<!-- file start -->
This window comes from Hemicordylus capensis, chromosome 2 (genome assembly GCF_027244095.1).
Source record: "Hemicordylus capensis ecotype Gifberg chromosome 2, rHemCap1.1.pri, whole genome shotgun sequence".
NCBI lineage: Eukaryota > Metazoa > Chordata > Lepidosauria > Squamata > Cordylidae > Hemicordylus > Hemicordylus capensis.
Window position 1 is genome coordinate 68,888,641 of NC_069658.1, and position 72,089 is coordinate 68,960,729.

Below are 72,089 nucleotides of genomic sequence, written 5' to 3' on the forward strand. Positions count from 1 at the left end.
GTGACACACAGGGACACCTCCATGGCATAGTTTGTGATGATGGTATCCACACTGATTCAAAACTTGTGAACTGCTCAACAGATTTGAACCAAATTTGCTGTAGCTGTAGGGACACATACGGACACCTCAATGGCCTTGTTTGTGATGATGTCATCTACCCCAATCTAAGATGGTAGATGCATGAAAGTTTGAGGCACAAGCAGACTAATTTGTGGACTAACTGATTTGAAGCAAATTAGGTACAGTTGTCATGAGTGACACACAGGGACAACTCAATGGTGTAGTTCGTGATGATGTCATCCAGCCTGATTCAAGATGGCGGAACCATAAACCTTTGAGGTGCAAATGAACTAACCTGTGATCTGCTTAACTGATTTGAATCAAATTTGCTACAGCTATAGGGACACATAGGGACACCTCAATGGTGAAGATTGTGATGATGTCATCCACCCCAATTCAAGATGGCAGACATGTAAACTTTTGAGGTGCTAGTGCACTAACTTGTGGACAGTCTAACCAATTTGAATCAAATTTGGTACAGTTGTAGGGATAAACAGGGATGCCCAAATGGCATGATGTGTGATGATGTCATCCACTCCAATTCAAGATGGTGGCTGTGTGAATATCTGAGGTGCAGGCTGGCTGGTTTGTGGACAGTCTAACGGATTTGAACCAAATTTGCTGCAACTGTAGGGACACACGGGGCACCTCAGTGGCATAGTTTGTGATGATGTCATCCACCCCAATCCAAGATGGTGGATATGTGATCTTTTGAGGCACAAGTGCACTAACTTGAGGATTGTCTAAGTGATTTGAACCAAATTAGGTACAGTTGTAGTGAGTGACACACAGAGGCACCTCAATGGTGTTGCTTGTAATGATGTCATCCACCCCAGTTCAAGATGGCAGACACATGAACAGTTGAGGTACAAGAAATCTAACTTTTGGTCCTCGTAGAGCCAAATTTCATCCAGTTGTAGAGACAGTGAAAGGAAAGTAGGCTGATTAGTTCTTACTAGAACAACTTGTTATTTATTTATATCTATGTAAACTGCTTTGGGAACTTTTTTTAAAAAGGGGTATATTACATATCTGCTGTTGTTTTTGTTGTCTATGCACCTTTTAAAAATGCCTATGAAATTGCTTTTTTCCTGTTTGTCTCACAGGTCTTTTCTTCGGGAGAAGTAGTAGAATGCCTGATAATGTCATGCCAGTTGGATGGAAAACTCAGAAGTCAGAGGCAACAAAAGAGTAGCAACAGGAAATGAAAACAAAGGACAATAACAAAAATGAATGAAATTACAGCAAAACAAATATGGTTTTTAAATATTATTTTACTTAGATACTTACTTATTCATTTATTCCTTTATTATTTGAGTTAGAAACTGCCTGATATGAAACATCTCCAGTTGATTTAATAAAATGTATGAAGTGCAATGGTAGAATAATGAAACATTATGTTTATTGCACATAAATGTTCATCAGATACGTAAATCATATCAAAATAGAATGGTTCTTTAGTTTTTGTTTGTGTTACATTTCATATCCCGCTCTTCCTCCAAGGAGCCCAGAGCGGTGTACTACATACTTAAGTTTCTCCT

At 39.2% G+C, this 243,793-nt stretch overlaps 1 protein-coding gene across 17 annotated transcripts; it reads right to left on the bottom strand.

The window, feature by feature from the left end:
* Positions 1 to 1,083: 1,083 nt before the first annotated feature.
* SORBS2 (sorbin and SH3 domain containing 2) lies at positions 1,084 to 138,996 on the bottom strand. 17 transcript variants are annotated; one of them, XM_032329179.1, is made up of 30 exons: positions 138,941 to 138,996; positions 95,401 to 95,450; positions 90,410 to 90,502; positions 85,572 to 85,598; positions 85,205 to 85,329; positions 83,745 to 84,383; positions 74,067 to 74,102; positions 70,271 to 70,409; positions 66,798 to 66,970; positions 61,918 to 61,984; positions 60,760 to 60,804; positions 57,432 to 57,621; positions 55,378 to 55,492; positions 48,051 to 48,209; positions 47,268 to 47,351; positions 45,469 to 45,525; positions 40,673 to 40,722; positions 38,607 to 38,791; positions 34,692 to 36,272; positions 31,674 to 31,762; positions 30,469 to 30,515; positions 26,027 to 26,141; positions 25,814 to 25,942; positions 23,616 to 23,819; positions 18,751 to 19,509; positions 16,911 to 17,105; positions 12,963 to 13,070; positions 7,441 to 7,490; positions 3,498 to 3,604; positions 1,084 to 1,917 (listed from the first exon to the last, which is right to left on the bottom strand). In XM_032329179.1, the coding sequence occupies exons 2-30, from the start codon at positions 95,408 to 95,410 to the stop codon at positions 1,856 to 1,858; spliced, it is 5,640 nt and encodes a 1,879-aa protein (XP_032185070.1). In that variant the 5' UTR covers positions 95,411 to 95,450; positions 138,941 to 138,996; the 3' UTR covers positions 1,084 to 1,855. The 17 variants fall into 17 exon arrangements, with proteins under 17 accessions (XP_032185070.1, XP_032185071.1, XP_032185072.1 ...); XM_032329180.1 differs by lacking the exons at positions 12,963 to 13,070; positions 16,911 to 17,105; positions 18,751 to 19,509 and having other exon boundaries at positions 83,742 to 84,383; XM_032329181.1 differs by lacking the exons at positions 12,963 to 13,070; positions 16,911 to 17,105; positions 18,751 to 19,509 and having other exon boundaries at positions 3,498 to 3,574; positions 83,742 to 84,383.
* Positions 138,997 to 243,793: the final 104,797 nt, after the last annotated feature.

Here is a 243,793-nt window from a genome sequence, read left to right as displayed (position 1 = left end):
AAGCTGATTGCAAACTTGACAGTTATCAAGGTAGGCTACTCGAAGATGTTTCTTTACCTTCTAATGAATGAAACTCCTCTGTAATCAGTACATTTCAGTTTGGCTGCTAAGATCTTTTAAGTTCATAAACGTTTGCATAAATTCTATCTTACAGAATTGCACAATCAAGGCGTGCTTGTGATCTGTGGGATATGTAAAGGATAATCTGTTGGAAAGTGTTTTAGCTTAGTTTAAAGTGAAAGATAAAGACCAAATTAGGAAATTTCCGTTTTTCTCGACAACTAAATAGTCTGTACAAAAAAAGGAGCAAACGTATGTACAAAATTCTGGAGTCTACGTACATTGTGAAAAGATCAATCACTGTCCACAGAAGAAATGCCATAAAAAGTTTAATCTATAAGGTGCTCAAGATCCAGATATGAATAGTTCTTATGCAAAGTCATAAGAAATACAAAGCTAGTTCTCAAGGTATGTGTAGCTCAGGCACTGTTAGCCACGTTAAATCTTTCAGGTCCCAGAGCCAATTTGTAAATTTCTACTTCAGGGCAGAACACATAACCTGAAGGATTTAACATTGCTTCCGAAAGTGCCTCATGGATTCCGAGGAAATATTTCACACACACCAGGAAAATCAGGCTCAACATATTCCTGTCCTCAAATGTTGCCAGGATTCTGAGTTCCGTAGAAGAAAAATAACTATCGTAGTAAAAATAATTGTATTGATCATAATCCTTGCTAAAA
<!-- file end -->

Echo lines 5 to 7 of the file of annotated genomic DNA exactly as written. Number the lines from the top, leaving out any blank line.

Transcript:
Below are 72,089 nucleotides of genomic sequence, written 5' to 3' on the forward strand. Positions count from 1 at the left end.
GTGACACACAGGGACACCTCCATGGCATAGTTTGTGATGATGGTATCCACACTGATTCAAAACTTGTGAACTGCTCAACAGATTTGAACCAAATTTGCTGTAGCTGTAGGGACACATACGGACACCTCAATGGCCTTGTTTGTGATGATGTCATCTACCCCAATCTAAGATGGTAGATGCATGAAAGTTTGAGGCACAAGCAGACTAATTTGTGGACTAACTGATTTGAAGCAAATTAGGTACAGTTGTCATGAGTGACACACAGGGACAACTCAATGGTGTAGTTCGTGATGATGTCATCCAGCCTGATTCAAGATGGCGGAACCATAAACCTTTGAGGTGCAAATGAACTAACCTGTGATCTGCTTAACTGATTTGAATCAAATTTGCTACAGCTATAGGGACACATAGGGACACCTCAATGGTGAAGATTGTGATGATGTCATCCACCCCAATTCAAGATGGCAGACATGTAAACTTTTGAGGTGCTAGTGCACTAACTTGTGGACAGTCTAACCAATTTGAATCAAATTTGGTACAGTTGTAGGGATAAACAGGGATGCCCAAATGGCATGATGTGTGATGATGTCATCCACTCCAATTCAAGATGGTGGCTGTGTGAATATCTGAGGTGCAGGCTGGCTGGTTTGTGGACAGTCTAACGGATTTGAACCAAATTTGCTGCAACTGTAGGGACACACGGGGCACCTCAGTGGCATAGTTTGTGATGATGTCATCCACCCCAATCCAAGATGGTGGATATGTGATCTTTTGAGGCACAAGTGCACTAACTTGAGGATTGTCTAAGTGATTTGAACCAAATTAGGTACAGTTGTAGTGAGTGACACACAGAGGCACCTCAATGGTGTTGCTTGTAATGATGTCATCCACCCCAGTTCAAGATGGCAGACACATGAACAGTTGAGGTACAAGAAATCTAACTTTTGGTCCTCGTAGAGCCAAATTTCATCCAGTTGTAGAGACAGTGAAAGGAAAGTAGGCTGATTAGTTCTTACTAGAACAACTTGTTATTTATTTATATCTATGTAAACTGCTTTGGGAACTTTTTTTAAAAAGGGGTATATTACATATCTGCTGTTGTTTTTGTTGTCTATGCACCTTTTAAAAATGCCTATGAAATTGCTTTTTTCCTGTTTGTCTCACAGGTCTTTTCTTCGGGAGAAGTAGTAGAATGCCTGATAATGTCATGCCAGTTGGATGGAAAACTCAGAAGTCAGAGGCAACAAAAGAGTAGCAACAGGAAATGAAAACAAAGGACAATAACAAAAATGAATGAAATTACAGCAAAACAAATATGGTTTTTAAATATTATTTTACTTAGATACTTACTTATTCATTTATTCCTTTATTATTTGAGTTAGAAACTGCCTGATATGAAACATCTCCAGTTGATTTAATAAAATGTATGAAGTGCAATGGTAGAATAATGAAACATTATGTTTATTGCACATAAATGTTCATCAGATACGTAAATCATATCAAAATAGAATGGTTCTTTAGTTTTTGTTTGTGTTACATTTCATATCCCGCTCTTCCTCCAAGGAGCCCAGAGCGGTGTACTACATACTTAAGTTTCTCCT

At 39.2% G+C, this 243,793-nt stretch overlaps 1 protein-coding gene across 17 annotated transcripts; it reads right to left on the bottom strand.